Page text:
McCreadie also played in the Stephen Henderson Quartet, augmented to a quintet for one show only with the addition of Graeme Stephen on guitar. But it was his guest appearance with saxophonist Tommy Smith that really impressed. This duo, opening for Smith’s quartet, played some exquisite standards: Ellington’s Single Petal of a Rose stood out, achingly beautiful. The Tommy Smith Quartet, playing music written or inspired by John Coltrane, played an exhilarating set of high powered, energetic music. They’re a formidable force, driven by Sebastiaan de Krom‘s drumming and Pete Johnstone‘s forceful piano. Tommy Smith seems to get better and better: part of the international jazz scene for over three decades (and the educator behind the RCS’s jazz programme), his saxophone playing was a tour de force.
With so much talent on hand, it says a lot that neither the Tommy Smith Quartet, nor STRATA, nor Soweto Kinch played my favourite gig of the festival. That was instead a show at the Outback Gallery, named for its remote location at the end of several single-track roads, on the north-west coast of Islay – next stop west is Newfoundland. Reedsman Martin Kershaw explained that he was asked who, if he could choose anyone, he’d like to play with: and so this one-off gig found him playing with percussionist Corrie Dick and Graeme Stephen in a wholly improvised set. Kershaw played alto and soprano saxophones, but mostly bass clarinet – a haunting, mournful sound. Dick’s drumming was humorous and creative, using various implements on his drums to create rhythms. Stephen utilised a variety of pedals to sculpt his sound. The music was engrossing, moving from abstract to melodic, shifting in inventive and imaginative directions. They held the audience enthralled for fifty minutes before drawing the piece to a close. Then, with a few minutes left, they played a straight blues, Kershaw on alto, proving they could swing with the best. It was a truly special event.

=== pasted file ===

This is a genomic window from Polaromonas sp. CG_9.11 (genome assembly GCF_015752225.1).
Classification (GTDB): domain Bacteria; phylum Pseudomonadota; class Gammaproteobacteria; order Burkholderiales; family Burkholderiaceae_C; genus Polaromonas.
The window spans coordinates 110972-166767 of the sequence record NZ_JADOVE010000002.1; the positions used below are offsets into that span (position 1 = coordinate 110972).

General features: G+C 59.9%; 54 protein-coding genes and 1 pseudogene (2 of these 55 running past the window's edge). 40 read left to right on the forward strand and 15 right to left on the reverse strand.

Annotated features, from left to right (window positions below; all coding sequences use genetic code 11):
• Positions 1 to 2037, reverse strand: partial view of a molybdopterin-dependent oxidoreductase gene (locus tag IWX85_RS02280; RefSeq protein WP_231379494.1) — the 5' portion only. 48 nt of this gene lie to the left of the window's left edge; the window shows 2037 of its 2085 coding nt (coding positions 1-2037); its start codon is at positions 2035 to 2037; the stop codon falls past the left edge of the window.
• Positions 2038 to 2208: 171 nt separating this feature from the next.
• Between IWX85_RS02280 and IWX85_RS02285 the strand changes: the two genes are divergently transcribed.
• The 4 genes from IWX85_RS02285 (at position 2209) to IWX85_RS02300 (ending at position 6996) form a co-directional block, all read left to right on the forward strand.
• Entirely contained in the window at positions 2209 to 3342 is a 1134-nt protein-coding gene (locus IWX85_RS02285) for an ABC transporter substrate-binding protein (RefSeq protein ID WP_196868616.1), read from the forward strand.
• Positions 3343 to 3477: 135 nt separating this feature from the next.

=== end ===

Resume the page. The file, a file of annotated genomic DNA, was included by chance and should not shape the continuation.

Patrick Hadfield lives in Edinburgh, occasionally takes photographs, and sometimes blogs at On the Beat. Twitter: @patrickhadfield.
Categories: Live reviews